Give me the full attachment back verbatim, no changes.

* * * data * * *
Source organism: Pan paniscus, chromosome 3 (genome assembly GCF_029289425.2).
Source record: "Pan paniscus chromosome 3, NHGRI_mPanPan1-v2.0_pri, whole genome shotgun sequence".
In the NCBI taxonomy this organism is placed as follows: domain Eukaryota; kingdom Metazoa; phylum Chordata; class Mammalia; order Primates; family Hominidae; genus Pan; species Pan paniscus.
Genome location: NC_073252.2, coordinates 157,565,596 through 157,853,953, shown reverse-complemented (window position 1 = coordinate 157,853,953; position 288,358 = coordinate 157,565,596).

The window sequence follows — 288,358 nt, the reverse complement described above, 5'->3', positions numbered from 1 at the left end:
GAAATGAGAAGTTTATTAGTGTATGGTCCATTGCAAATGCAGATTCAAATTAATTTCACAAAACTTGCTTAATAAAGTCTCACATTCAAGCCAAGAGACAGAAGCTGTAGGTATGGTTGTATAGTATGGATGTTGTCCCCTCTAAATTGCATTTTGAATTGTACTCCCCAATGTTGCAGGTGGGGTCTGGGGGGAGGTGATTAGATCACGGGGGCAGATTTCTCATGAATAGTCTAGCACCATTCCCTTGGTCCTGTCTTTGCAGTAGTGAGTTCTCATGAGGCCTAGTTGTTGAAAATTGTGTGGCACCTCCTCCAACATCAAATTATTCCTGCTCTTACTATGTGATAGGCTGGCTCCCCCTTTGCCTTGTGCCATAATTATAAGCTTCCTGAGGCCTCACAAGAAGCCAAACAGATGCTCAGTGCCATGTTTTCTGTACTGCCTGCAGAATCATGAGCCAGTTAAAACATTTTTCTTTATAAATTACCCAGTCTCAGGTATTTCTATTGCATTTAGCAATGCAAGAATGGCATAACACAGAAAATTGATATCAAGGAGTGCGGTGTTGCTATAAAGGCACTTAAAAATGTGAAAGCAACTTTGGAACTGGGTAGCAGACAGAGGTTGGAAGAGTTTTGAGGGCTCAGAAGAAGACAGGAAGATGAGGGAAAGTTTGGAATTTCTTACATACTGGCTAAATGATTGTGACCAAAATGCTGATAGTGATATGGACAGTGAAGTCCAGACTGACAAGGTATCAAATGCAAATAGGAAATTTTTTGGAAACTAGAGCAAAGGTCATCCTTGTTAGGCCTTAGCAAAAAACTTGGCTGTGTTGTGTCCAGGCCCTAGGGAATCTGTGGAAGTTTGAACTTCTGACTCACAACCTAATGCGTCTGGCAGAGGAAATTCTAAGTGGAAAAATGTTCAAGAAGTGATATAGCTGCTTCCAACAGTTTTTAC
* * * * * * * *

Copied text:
Source organism: Pan paniscus, chromosome 3 (genome assembly GCF_029289425.2).
Source record: "Pan paniscus chromosome 3, NHGRI_mPanPan1-v2.0_pri, whole genome shotgun sequence".
In the NCBI taxonomy this organism is placed as follows: domain Eukaryota; kingdom Metazoa; phylum Chordata; class Mammalia; order Primates; family Hominidae; genus Pan; species Pan paniscus.
Genome location: NC_073252.2, coordinates 157,565,596 through 157,853,953, shown reverse-complemented (window position 1 = coordinate 157,853,953; position 288,358 = coordinate 157,565,596).

The window sequence follows — 288,358 nt, the reverse complement described above, 5'->3', positions numbered from 1 at the left end:
GAAATGAGAAGTTTATTAGTGTATGGTCCATTGCAAATGCAGATTCAAATTAATTTCACAAAACTTGCTTAATAAAGTCTCACATTCAAGCCAAGAGACAGAAGCTGTAGGTATGGTTGTATAGTATGGATGTTGTCCCCTCTAAATTGCATTTTGAATTGTACTCCCCAATGTTGCAGGTGGGGTCTGGGGGGAGGTGATTAGATCACGGGGGCAGATTTCTCATGAATAGTCTAGCACCATTCCCTTGGTCCTGTCTTTGCAGTAGTGAGTTCTCATGAGGCCTAGTTGTTGAAAATTGTGTGGCACCTCCTCCAACATCAAATTATTCCTGCTCTTACTATGTGATAGGCTGGCTCCCCCTTTGCCTTGTGCCATAATTATAAGCTTCCTGAGGCCTCACAAGAAGCCAAACAGATGCTCAGTGCCATGTTTTCTGTACTGCCTGCAGAATCATGAGCCAGTTAAAACATTTTTCTTTATAAATTACCCAGTCTCAGGTATTTCTATTGCATTTAGCAATGCAAGAATGGCATAACACAGAAAATTGATATCAAGGAGTGCGGTGTTGCTATAAAGGCACTTAAAAATGTGAAAGCAACTTTGGAACTGGGTAGCAGACAGAGGTTGGAAGAGTTTTGAGGGCTCAGAAGAAGACAGGAAGATGAGGGAAAGTTTGGAATTTCTTACATACTGGCTAAATGATTGTGACCAAAATGCTGATAGTGATATGGACAGTGAAGTCCAGACTGACAAGGTATCAAATGCAAATAGGAAATTTTTTGGAAACTAGAGCAAAGGTCATCCTTGTTAGGCCTTAGCAAAAAACTTGGCTGTGTTGTGTCCAGGCCCTAGGGAATCTGTGGAAGTTTGAACTTCTGACTCACAACCTAATGCGTCTGGCAGAGGAAATTCTAAGTGGAAAAATGTTCAAGAAGTGATATAGCTGCTTCCAACAGTTTTTAC